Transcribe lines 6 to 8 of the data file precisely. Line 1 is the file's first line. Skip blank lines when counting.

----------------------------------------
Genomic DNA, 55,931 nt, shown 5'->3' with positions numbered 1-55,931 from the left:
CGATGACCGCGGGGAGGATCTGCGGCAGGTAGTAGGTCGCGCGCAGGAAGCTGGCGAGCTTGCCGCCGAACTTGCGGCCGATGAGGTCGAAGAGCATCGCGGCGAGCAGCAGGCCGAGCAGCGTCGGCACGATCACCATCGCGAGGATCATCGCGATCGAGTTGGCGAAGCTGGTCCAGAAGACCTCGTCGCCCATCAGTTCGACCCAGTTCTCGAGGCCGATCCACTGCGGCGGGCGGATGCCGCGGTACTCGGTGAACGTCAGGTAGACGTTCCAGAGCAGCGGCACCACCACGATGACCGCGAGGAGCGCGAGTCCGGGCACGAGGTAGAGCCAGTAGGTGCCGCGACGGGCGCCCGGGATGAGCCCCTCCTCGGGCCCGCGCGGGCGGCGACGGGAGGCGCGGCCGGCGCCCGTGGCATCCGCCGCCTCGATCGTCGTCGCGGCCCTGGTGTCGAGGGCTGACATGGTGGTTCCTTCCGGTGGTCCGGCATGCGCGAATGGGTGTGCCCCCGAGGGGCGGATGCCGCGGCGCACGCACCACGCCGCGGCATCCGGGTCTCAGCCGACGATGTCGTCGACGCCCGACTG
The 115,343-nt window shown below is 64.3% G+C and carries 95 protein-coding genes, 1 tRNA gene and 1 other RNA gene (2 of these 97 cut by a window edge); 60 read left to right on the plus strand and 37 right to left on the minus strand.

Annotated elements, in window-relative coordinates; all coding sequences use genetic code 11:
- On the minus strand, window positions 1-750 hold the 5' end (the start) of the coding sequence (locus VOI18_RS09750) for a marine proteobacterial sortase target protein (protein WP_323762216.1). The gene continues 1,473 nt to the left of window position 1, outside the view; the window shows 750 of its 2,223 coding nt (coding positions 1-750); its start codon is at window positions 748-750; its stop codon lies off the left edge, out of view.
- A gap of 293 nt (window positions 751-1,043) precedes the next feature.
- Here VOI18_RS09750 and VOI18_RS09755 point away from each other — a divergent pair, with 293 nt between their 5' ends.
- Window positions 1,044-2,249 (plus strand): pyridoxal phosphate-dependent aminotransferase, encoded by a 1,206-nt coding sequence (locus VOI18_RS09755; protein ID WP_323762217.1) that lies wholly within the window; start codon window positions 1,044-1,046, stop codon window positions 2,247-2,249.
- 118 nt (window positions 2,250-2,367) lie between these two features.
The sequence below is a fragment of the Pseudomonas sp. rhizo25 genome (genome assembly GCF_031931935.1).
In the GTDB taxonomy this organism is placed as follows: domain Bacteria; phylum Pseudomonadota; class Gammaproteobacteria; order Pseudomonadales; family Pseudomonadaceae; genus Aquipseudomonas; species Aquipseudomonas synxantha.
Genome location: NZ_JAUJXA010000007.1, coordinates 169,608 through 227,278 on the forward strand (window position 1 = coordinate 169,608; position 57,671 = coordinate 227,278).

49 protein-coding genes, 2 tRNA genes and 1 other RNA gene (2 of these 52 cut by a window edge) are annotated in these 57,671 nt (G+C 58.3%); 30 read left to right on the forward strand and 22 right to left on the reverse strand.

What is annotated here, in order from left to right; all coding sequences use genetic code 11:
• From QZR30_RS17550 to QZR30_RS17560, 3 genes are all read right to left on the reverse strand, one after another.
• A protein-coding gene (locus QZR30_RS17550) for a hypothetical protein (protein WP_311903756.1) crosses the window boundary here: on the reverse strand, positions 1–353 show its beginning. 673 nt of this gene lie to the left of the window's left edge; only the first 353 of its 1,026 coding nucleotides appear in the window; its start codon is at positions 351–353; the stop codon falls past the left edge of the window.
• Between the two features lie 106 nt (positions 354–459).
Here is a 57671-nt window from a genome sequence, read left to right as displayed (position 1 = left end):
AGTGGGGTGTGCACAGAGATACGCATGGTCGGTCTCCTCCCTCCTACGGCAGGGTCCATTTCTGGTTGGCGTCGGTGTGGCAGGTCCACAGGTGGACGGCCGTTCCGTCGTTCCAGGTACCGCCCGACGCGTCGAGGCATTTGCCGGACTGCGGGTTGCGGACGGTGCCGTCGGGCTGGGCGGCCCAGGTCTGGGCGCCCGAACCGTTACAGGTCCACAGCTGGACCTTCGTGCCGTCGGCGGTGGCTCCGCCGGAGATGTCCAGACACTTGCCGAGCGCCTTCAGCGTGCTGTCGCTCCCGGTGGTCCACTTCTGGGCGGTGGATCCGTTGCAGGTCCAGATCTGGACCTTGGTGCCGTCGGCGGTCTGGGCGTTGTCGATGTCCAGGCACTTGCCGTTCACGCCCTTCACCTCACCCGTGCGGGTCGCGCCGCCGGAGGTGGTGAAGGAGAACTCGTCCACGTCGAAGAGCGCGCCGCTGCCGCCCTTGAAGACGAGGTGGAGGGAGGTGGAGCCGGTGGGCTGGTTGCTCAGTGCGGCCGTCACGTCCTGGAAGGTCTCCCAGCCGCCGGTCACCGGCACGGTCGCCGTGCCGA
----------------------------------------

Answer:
- A gap of 293 nt (window positions 751-1,043) precedes the next feature.
- Here VOI18_RS09750 and VOI18_RS09755 point away from each other — a divergent pair, with 293 nt between their 5' ends.
- Window positions 1,044-2,249 (plus strand): pyridoxal phosphate-dependent aminotransferase, encoded by a 1,206-nt coding sequence (locus VOI18_RS09755; protein ID WP_323762217.1) that lies wholly within the window; start codon window positions 1,044-1,046, stop codon window positions 2,247-2,249.